In focusing the modesty discussion primarily on sexualized bodies, many Christians have lost the thread of the biblical discourse on clothing. The Bible addresses socioeconomic issues in the church as well as sexual ones when talking about apparel. For example, James 2 warns against showing favoritism to wealthy churchgoers who displayed their status through clothing. Paul’s charge in 1 Timothy 2 can be read as a similar caution for people choosing to flaunt their wealth. Today’s modesty rhetoric tends to add skewed gender politics into the mix without looking at the way motive and context inform modesty. In general, Christian conversations about clothing tend to let modesty overshadow all other dimensions. Thus, I was unsurprised to learn that CFW’s original platform in 2013 was built almost entirely on advocating modest clothing.
But after spending five days with the people behind CFW, I came away believing that, despite some imbalances, they still have much to teach the broader church. Most centrally, CFW believes that fashion itself matters. Engaging the industry—whether through design, modeling, or photography—is worth pursuing, because it’s one more human endeavor that God intends to refine and redeem for his purposes.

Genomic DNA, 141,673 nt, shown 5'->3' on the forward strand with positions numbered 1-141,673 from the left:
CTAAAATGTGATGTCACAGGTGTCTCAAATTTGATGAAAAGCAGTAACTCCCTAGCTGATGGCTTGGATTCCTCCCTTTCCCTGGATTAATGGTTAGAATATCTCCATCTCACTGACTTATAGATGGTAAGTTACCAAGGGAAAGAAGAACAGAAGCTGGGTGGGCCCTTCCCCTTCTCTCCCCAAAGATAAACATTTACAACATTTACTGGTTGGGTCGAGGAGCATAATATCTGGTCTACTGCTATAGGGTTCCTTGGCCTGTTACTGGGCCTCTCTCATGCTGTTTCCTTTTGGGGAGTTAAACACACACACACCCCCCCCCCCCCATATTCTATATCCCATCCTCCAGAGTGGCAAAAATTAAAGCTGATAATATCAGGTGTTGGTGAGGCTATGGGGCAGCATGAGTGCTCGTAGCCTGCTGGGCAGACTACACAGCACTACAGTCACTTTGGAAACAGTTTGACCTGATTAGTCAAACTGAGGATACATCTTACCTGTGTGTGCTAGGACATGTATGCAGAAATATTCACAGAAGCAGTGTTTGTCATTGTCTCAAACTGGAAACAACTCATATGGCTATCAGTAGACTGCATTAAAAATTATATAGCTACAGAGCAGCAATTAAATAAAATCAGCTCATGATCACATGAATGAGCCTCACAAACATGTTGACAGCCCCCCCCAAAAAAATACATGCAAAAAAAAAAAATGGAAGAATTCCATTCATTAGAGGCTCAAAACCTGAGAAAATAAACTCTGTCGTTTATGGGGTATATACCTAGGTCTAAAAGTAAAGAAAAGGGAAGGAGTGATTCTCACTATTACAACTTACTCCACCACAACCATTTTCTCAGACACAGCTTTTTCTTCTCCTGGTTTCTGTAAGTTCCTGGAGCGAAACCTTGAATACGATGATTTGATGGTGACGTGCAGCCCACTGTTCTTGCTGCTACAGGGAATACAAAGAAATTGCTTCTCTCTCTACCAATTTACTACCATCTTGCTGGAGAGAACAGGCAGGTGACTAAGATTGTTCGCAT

“In terms of investing emotion and time, we’re 150 percent in,” said Mayra Gomez, cofounder of CFW, as well as president of the TruModel mentoring program. “I love working on this show.”
Along with her husband, Jose, and cofounders Tamy and Wil Lugo, the Gomezes have put countless hours and their own money into making CFW a reality. Having worked in the industry themselves—Jose and Wil primarily as photographers, Tamy as a stylist, and Mayra as a model—the couples’ desire to found CFW was born of their own experiences in a climate sometimes inhospitable to their values.
In the months leading up to CFW 2015, press releases announced that their platform was broadening beyond modesty to include ethical concerns that haunt the industry. CFW now intends to follow the care model:
Contextual modesty: A moderation that goes “beyond policing hemlines and cleavage.”
Affordable, sustainable fashion: A commitment to “clothe our world affordably with garments that will last.”
Responsible use of natural resources.
Ethical hiring, casting, and labor practices: “No one should profit from the abuse of human beings for the purpose of sex or labor.”
Admittedly, other than an announcement before the final showcase that it was broadening its platform, it was difficult to discern what CFW was doing to address ethical and environmental issues. Jose announced before the runway show that “all of the designers adhere to amazing practices.” But he told me later that some of the designers know little about their own production, especially aspects with potential ethical costs, like textile sourcing. Picking a fabric to make a garment may seem morally neutral. But the process of manufacturing a textile may include using toxic dyes, dumping harmful chemicals, or employing workers in unsafe conditions. Further, Jose confirmed that the vendors who sold at multiple CFW events weren’t asked about production and sourcing.
More Familial Than Corporate